This will be used in combination with the markers I made to indicate how much fuel was remaining. I made these last year for those weapons that have limited ammunition supply like hand grenades and flamethrowers. You can read more about them in this post here.
Both the Americans and the Germans have a mortar barrage available as support and at only four support points I suspect we may see these appear quite often. I have already made up some barrage markers and I'm very happy with those.
I've always thought it would be great to mix those explosion markers up with shell holes to add variety to the table. It also helps that shellholes require significantly less storage space while still achieving the main objective of marking out the area covered by a barrage. So I've made a first attempt at these. They are not perfect and there's a few things I'll do differently next time but overall I'm quite happy. I will post a tutorial on making these in the next week or so.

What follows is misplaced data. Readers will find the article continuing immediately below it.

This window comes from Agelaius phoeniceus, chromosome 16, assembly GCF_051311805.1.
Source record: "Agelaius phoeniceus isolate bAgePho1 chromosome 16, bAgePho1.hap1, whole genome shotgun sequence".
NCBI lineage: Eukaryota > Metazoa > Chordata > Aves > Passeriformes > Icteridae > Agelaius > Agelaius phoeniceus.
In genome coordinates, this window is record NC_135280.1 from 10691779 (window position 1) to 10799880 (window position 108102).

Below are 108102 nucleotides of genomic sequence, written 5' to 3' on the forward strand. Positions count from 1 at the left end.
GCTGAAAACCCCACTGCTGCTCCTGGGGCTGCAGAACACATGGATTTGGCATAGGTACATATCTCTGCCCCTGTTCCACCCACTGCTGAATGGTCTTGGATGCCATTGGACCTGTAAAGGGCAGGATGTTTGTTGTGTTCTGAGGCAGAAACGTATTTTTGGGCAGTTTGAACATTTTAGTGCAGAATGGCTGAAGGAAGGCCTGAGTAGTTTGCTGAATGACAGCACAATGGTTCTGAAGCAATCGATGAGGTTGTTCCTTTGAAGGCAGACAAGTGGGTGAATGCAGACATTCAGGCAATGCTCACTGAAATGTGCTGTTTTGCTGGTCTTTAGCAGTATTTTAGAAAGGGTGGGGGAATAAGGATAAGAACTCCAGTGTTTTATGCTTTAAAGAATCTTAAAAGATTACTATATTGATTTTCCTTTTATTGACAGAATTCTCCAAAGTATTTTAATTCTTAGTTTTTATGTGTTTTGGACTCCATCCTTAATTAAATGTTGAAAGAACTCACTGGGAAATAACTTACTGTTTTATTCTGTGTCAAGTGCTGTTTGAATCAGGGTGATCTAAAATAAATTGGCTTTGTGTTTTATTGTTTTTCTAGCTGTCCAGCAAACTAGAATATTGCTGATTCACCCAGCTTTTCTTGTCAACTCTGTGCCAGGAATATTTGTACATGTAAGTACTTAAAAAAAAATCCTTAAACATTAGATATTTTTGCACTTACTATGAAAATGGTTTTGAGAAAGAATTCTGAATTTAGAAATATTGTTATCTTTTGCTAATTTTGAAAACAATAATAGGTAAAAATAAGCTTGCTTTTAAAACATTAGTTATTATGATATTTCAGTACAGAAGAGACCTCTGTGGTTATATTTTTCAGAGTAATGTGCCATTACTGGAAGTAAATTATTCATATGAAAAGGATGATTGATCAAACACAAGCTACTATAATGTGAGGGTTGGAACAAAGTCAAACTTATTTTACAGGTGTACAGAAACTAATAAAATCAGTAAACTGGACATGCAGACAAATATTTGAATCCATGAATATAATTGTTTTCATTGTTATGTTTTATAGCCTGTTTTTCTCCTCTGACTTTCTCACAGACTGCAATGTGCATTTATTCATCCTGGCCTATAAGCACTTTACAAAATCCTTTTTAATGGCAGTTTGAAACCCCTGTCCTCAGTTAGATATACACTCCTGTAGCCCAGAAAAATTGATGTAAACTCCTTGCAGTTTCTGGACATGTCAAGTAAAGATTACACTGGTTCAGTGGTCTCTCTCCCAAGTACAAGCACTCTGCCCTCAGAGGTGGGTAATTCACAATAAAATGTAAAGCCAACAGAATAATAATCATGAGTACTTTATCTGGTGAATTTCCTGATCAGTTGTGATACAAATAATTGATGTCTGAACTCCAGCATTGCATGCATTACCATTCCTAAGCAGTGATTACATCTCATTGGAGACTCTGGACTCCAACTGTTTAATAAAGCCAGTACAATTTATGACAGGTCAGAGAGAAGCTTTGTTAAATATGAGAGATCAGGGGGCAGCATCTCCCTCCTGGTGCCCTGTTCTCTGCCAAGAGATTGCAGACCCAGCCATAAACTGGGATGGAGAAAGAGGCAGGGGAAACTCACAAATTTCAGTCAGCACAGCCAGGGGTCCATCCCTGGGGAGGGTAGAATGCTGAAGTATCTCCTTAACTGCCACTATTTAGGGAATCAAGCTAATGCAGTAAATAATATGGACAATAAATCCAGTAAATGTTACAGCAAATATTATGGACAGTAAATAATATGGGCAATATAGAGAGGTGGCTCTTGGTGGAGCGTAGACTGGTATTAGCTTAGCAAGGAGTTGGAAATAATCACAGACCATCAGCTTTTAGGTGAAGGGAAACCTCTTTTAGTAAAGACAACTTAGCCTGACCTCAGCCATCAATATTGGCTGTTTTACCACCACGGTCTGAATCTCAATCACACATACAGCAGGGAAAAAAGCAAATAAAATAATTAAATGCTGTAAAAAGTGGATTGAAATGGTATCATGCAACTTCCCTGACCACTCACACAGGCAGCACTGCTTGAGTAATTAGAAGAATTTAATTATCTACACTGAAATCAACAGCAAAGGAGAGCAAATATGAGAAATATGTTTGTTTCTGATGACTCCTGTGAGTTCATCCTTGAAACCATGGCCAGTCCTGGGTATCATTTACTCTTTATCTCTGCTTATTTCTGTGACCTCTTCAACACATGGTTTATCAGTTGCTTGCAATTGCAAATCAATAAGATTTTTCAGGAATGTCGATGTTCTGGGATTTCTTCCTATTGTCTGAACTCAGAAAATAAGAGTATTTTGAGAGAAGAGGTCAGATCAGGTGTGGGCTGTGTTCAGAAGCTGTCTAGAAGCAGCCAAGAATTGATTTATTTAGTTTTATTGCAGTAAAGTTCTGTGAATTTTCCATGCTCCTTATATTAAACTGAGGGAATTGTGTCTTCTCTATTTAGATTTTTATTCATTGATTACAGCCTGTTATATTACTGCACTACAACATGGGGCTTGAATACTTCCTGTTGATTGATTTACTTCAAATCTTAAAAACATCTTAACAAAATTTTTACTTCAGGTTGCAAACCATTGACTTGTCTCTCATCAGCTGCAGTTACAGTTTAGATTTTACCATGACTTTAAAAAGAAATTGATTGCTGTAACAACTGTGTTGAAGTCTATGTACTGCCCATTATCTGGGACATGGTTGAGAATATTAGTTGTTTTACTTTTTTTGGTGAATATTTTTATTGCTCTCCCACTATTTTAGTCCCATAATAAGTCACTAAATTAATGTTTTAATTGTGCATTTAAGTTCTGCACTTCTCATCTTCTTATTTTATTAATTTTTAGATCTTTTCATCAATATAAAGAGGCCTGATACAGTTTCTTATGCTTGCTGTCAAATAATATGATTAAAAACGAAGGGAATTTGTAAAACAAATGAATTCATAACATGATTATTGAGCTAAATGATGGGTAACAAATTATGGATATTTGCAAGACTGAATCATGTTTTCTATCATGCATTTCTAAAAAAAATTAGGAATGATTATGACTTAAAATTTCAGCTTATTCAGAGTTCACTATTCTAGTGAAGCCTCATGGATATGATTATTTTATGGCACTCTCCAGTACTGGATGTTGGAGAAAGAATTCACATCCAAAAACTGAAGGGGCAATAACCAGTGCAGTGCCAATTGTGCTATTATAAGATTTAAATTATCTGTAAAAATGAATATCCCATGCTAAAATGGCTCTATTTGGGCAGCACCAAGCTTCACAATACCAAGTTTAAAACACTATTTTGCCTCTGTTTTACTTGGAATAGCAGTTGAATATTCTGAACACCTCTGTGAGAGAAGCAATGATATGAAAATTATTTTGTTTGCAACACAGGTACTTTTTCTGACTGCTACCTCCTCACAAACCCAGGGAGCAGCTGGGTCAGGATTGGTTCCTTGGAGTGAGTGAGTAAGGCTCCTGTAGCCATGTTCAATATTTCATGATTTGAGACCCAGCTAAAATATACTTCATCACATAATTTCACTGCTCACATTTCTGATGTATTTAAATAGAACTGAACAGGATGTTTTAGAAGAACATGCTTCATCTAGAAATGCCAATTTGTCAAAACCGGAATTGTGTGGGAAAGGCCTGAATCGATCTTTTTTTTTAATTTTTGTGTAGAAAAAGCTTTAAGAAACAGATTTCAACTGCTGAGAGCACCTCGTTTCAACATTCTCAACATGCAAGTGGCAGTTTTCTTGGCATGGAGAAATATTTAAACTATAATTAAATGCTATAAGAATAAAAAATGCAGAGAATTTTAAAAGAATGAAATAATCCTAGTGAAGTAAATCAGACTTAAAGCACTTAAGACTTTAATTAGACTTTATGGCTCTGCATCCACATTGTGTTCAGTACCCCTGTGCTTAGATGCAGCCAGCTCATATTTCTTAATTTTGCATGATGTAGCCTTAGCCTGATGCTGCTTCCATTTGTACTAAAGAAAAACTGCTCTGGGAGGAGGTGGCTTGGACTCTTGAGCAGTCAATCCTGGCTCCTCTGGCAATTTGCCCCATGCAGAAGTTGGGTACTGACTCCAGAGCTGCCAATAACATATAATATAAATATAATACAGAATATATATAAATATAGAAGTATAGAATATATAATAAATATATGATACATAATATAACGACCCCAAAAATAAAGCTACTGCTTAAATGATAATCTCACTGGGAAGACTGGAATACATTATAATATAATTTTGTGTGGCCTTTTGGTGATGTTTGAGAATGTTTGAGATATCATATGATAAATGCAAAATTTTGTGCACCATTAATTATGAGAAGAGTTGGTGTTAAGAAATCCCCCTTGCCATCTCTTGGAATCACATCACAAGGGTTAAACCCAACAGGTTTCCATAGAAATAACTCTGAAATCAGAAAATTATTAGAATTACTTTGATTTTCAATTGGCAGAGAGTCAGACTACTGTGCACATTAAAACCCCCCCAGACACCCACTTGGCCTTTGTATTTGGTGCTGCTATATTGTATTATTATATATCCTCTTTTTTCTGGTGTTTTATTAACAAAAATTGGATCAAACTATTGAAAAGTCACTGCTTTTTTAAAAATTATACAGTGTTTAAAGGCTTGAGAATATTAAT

I've also been intending to make some markers to use with AFVs to represent various states of damage and given the frequency with which Shermans will appear in this campaign it has given me the impetus I needed to complete these. More about how I made them in this post about AFV markers.
Along the same lines I wanted to mark when a tank had moved flat out and so created these plumes of dust. Again more about how I made these in the link above.
I also needed walls and garden walls for some of the houses. In the past I've made these by placing existing lengths of wall around the houses. However I've always liked the idea of making these appear more seamless but without actually attaching them permanently to the buildings. So these were made to sit in front of and/or behind a number of my existing houses that way I retain some flexibility in exactly how those house models can be used on a table.